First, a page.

Harry Reid, in accordance with his name, just snapped off a reed at the edge of the legislative pond, slipped buck naked into the governmental waters, and went on a stealth mission to sneak some felony streaming provisions into the then-pending USA Freedom Act.
As background, the Act is designed to curtail the controversially broad surveillance powers the NSA has been enjoying, and it’s been in the Senate’s hands, awaiting approval. Reid’s proposed tag-along would have turned the streaming of infringing works into a felony. That’s a troubling prospect if you’ve been covertly sipping your Mickey’s Malt Liquor in front of a grainy computer screen during UFC events. It would also amount to a freakish jump in the evolution of criminalized copyright infringement, something the White House and Justice Department have so far sought unsuccessfully.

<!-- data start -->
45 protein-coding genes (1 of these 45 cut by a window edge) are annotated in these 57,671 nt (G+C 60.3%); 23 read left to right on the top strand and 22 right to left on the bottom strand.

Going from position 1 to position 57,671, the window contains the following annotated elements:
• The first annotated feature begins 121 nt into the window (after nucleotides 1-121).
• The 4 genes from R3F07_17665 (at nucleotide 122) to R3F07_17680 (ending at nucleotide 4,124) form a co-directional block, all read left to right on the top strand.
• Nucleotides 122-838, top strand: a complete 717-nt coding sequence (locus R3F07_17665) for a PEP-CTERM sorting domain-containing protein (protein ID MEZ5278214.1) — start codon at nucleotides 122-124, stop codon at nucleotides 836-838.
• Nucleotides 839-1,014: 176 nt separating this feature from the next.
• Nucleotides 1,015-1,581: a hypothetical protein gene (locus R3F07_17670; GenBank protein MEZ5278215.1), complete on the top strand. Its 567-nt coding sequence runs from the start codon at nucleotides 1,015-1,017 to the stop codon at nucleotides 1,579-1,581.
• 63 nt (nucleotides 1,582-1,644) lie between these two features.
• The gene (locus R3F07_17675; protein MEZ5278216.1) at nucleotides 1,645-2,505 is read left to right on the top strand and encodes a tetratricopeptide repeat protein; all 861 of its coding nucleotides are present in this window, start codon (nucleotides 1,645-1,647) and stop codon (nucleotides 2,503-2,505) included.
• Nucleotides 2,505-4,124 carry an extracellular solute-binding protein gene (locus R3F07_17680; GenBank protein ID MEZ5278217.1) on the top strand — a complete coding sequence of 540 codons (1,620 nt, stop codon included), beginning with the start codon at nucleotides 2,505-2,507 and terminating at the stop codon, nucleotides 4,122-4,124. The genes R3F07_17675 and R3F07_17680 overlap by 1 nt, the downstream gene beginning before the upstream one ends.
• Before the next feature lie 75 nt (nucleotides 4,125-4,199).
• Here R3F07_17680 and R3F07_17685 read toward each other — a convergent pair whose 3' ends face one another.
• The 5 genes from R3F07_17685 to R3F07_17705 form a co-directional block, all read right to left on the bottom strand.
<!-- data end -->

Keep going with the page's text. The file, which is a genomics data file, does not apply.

Assuming you are a fan of MMA, you may find it interesting that the author of this particular article allegedly received word that Reid was motivated to include the provision because of his connections with the UFC. He claims the Nevada-based promotion (Reid’s home state) has worked with the Senator on a number of campaigns, and Reid was seeking to inject his surprise provision as a personal favor. And although Reid’s office responded directly to the article, claiming it was spin from parties interested in tanking the US Freedom Act, the author maintains he learned of Reid’s intentions from multiple sources, “nearly all of whom are in favor of the [Act].”
Thankfully, this close brush with surprise copyright reform didn’t materialize into legislation. The USA Freedom Act was voted down by the Senate yesterday, just two votes short of the 60 it needed. That’s bad news if you’re terrified to talk on your cell phone because the NSA is listening, but at least you can hypothetically comfort yourself in front of a Russian stream without worrying about becoming an instant felon.